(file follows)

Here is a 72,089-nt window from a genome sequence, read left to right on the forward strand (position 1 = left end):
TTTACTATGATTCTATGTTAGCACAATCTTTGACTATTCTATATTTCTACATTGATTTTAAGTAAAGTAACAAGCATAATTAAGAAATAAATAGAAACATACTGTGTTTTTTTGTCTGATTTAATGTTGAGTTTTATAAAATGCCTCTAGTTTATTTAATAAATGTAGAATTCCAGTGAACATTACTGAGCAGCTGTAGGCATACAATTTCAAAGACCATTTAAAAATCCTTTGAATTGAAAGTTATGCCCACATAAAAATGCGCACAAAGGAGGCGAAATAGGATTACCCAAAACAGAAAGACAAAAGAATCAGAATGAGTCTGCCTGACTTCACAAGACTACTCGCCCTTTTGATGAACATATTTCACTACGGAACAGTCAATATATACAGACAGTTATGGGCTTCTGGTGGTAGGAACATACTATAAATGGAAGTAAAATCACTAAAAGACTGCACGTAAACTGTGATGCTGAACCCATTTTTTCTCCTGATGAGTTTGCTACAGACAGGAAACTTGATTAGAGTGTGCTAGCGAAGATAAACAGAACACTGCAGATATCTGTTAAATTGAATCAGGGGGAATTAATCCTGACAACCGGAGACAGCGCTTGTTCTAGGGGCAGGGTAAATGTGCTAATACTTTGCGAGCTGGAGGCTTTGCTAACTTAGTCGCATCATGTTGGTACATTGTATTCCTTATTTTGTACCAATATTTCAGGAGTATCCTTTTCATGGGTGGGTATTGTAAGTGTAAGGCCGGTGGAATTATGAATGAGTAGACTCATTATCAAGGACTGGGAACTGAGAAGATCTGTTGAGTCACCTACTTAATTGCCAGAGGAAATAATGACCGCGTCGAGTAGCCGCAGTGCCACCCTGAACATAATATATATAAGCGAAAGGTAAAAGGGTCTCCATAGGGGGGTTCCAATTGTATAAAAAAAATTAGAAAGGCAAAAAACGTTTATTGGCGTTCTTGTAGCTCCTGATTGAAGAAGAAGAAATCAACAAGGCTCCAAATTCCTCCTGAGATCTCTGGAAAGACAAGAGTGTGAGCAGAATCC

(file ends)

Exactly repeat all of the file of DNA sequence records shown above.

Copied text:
Here is a 72,089-nt window from a genome sequence, read left to right on the forward strand (position 1 = left end):
TTTACTATGATTCTATGTTAGCACAATCTTTGACTATTCTATATTTCTACATTGATTTTAAGTAAAGTAACAAGCATAATTAAGAAATAAATAGAAACATACTGTGTTTTTTTGTCTGATTTAATGTTGAGTTTTATAAAATGCCTCTAGTTTATTTAATAAATGTAGAATTCCAGTGAACATTACTGAGCAGCTGTAGGCATACAATTTCAAAGACCATTTAAAAATCCTTTGAATTGAAAGTTATGCCCACATAAAAATGCGCACAAAGGAGGCGAAATAGGATTACCCAAAACAGAAAGACAAAAGAATCAGAATGAGTCTGCCTGACTTCACAAGACTACTCGCCCTTTTGATGAACATATTTCACTACGGAACAGTCAATATATACAGACAGTTATGGGCTTCTGGTGGTAGGAACATACTATAAATGGAAGTAAAATCACTAAAAGACTGCACGTAAACTGTGATGCTGAACCCATTTTTTCTCCTGATGAGTTTGCTACAGACAGGAAACTTGATTAGAGTGTGCTAGCGAAGATAAACAGAACACTGCAGATATCTGTTAAATTGAATCAGGGGGAATTAATCCTGACAACCGGAGACAGCGCTTGTTCTAGGGGCAGGGTAAATGTGCTAATACTTTGCGAGCTGGAGGCTTTGCTAACTTAGTCGCATCATGTTGGTACATTGTATTCCTTATTTTGTACCAATATTTCAGGAGTATCCTTTTCATGGGTGGGTATTGTAAGTGTAAGGCCGGTGGAATTATGAATGAGTAGACTCATTATCAAGGACTGGGAACTGAGAAGATCTGTTGAGTCACCTACTTAATTGCCAGAGGAAATAATGACCGCGTCGAGTAGCCGCAGTGCCACCCTGAACATAATATATATAAGCGAAAGGTAAAAGGGTCTCCATAGGGGGGTTCCAATTGTATAAAAAAAATTAGAAAGGCAAAAAACGTTTATTGGCGTTCTTGTAGCTCCTGATTGAAGAAGAAGAAATCAACAAGGCTCCAAATTCCTCCTGAGATCTCTGGAAAGACAAGAGTGTGAGCAGAATCC